by Bill Leutz
Recently a friend, Diana Ganiard Potts, shared a few pictures and memories of Cement City with me. Many of us, that knew life at Clark’s Lake in the 1940s and 1950s, recall the fine grit that filtered down unto everything whenever south or southwest breezes directed the plume from the cement factory smoke stacks in the direction of the lake. I also remember when, in those pre-US 127 and US 23 days, Dad would sometimes take us through Cement City on the way to the junction of 223 for our drive back to Toledo. The large plant, with its tall stack belching smoke and cement fines, still resonates in my mind. This triggered a bit of curiosity in my amateur historian mind as to the origins of that town.
Photo courtesy of The Exponent
On January 3, 1838, a new post office named Woodstock Post Office, Almer Smith Postmaster, was established on the extreme northeast edge of Woodstock Township, Lenawee County. Like so many other areas in Southern Michigan, the 1825 opening of the Erie Canal created shorter routes for settlers into Michigan. A trip on the canal boat, followed by a sail across Lake Eire from Buffalo greatly reduced both the time and the cost of such a trip when compared to overland travel across Pennsylvania and Northern Ohio. As I have mentioned in previous articles, this was the impetus behind Clark’s Lake being settled in 1834.
The exact reason for originally settling in the Woodstock location has, perhaps, been lost in the annals of time. But certainly the proximity of Goose Creek, and its availability as a site for a mill, was worthy of consideration. A few miles downstream, the town of Jefferson City was already flourishing with a similar advantage. Settlement must have been sketchy at that time as, eleven years later in 1845, the post office was renamed Kelley’s Corner, after a local landowner and general store owner named Orson Kelley. The first postmaster for the new post office was James Turk. A depot for the Detroit, Hillsdale and Southwestern branch of the LS&MS railroad was established to service the young town. In 1868, the Cincinnati Northern Railroad (CN) arrived, with a junction with the LS&MS south of the young town and a depot of its own just north of town in nearby Jackson County.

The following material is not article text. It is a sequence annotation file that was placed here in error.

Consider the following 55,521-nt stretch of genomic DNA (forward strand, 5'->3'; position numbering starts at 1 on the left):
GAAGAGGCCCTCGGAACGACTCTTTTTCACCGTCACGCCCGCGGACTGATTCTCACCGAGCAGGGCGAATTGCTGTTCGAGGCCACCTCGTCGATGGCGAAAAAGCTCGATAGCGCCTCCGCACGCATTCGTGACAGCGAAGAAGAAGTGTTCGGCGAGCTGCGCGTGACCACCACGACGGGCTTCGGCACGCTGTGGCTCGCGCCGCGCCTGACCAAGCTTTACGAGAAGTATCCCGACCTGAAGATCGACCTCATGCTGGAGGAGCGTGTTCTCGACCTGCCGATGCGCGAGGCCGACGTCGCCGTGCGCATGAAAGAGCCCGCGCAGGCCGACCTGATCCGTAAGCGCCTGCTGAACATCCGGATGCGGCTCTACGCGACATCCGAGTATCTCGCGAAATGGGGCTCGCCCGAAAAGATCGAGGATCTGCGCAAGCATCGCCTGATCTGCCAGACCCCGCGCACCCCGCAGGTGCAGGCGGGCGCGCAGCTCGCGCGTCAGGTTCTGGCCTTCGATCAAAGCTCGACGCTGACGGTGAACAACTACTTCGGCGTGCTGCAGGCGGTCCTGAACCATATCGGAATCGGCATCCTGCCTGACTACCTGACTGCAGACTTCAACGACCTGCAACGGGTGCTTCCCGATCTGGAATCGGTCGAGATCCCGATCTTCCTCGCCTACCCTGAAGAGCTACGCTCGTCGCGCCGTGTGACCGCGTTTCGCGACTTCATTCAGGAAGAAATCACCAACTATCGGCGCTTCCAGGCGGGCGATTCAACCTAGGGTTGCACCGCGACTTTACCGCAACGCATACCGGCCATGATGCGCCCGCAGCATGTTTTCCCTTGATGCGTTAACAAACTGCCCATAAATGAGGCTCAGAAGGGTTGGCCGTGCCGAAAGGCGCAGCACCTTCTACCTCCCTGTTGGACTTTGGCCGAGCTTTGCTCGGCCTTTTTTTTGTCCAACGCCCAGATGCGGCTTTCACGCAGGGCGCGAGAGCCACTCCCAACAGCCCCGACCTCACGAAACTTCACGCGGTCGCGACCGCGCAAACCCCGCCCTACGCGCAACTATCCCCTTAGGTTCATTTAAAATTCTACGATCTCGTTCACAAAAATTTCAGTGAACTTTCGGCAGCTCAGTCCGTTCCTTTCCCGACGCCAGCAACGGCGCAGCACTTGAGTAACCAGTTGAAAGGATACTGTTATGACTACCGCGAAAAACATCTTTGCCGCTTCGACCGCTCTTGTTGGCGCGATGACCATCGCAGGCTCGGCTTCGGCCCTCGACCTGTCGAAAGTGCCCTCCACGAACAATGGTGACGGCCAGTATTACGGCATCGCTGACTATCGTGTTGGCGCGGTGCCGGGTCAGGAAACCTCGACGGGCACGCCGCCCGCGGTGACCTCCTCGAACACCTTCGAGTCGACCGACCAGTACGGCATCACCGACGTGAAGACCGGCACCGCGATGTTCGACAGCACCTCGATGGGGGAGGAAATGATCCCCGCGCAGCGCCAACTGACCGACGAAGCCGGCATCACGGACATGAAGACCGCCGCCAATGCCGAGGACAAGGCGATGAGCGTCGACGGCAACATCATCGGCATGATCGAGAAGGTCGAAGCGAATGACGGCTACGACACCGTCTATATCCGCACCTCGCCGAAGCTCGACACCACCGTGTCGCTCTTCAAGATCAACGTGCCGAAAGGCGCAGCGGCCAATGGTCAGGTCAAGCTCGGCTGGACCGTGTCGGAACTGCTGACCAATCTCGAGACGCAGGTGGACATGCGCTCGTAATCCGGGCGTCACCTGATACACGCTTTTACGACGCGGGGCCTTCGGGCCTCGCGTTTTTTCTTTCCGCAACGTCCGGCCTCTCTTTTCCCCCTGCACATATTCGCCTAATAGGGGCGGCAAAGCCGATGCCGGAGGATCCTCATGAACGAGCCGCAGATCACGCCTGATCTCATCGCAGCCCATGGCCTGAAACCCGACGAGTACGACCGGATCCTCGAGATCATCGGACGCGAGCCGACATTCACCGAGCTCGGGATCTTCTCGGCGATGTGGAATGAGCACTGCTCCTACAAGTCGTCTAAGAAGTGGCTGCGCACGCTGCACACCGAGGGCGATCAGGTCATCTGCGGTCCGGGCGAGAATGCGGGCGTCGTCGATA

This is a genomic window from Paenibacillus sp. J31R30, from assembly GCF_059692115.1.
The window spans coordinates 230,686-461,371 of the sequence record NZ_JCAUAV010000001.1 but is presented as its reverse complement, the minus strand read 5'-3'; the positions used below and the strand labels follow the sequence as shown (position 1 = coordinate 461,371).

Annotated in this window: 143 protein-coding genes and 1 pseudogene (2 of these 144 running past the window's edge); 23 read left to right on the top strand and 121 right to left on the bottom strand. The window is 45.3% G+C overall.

Bill Leutz in front of depot on February 19, 2021. Photo: Rick Belcher
In 1890, a gentleman named William Cohen created an unincorporated town at this location. The town, situated along Cary and Cement roads, consisted of a general store, a blacksmith shop and a few houses. Cohen was one of a group of entrepreneurs from the nearby town of Jackson, Michigan that, recognizing the potential of the location for construction of a cement plant, organized the Peninsular Portland Cement Company. Nearby Goose and Silver lakes had been found to contain considerable marl, which was a valuable raw material for making cement. Accordingly, the new town was first named Cement. By March 5, 1901 the town received its final name change, becoming the Cement City we have all grown up knowing. Once built, cement factory was reputedly the first of its kind in the world to have its machinery and lights completely powered by electricity.
The CN station was upgraded to be capable of handling two double-deck stock cars to load the product from the factory. By 1928, the depot was handing 1,615 such cars. The town was finally incorporated in 1953. The factory continued in operation for more than 60 years, closing in 1961. At the time of its closing, 100 men were laid off – more than half of the town’s residents at that time. The plant itself sat derelict until its demolition in the 1990’s.
Today, Cement City, Michigan continues as a Home Rule town with a 2019 population of 438.